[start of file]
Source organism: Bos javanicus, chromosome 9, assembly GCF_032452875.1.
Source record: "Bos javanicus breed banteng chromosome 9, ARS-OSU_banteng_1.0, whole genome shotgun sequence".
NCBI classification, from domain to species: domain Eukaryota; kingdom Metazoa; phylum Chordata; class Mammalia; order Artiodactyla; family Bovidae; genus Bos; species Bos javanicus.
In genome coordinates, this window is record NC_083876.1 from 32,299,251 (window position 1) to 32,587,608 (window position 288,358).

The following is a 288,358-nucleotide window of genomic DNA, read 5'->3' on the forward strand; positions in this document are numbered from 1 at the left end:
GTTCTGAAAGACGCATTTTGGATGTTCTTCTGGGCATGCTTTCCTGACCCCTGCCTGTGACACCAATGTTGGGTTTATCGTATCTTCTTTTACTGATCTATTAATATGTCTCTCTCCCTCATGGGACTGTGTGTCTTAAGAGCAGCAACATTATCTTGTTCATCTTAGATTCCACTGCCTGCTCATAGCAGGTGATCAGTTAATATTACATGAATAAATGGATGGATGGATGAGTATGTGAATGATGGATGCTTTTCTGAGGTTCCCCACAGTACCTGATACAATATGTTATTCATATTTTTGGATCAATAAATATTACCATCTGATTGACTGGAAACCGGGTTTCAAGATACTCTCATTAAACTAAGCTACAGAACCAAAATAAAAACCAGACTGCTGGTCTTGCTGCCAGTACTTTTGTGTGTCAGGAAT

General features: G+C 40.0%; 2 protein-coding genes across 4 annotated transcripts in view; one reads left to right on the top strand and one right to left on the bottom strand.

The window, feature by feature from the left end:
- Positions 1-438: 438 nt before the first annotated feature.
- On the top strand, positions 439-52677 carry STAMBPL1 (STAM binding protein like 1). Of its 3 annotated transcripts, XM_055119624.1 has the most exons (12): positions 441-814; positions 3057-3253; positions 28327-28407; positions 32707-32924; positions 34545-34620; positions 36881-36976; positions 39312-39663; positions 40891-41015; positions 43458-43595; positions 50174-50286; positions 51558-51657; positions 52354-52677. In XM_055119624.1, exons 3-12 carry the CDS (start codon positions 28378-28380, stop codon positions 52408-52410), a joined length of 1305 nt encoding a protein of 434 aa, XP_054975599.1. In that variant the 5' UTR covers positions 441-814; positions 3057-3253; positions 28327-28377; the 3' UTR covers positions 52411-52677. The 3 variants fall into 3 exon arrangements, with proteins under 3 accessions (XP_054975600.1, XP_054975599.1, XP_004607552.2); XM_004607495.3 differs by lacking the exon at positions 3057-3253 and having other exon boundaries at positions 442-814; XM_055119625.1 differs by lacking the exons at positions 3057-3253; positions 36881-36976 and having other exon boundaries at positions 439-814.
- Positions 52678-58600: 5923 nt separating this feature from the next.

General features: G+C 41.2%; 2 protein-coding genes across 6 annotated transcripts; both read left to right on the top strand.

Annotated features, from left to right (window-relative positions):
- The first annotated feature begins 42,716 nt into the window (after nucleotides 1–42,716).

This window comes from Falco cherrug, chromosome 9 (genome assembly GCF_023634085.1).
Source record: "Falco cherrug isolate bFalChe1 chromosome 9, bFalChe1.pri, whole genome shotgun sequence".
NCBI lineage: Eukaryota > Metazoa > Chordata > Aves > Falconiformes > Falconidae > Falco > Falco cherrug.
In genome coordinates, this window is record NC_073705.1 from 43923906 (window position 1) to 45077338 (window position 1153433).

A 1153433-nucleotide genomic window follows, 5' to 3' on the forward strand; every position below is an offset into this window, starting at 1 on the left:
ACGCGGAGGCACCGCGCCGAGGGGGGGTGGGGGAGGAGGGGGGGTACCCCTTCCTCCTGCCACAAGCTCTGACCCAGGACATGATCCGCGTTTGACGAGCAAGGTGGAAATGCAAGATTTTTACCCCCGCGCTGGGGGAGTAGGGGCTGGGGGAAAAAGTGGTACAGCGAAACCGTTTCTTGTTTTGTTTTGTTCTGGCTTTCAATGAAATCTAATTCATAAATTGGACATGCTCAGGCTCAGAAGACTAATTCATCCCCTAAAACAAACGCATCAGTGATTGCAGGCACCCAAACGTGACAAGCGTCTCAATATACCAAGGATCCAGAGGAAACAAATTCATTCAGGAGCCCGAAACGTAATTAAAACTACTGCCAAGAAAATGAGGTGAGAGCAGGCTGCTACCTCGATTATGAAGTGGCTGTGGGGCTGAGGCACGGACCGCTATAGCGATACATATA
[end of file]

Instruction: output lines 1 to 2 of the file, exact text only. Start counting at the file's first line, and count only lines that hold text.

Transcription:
Source organism: Bos javanicus, chromosome 9, assembly GCF_032452875.1.
Source record: "Bos javanicus breed banteng chromosome 9, ARS-OSU_banteng_1.0, whole genome shotgun sequence".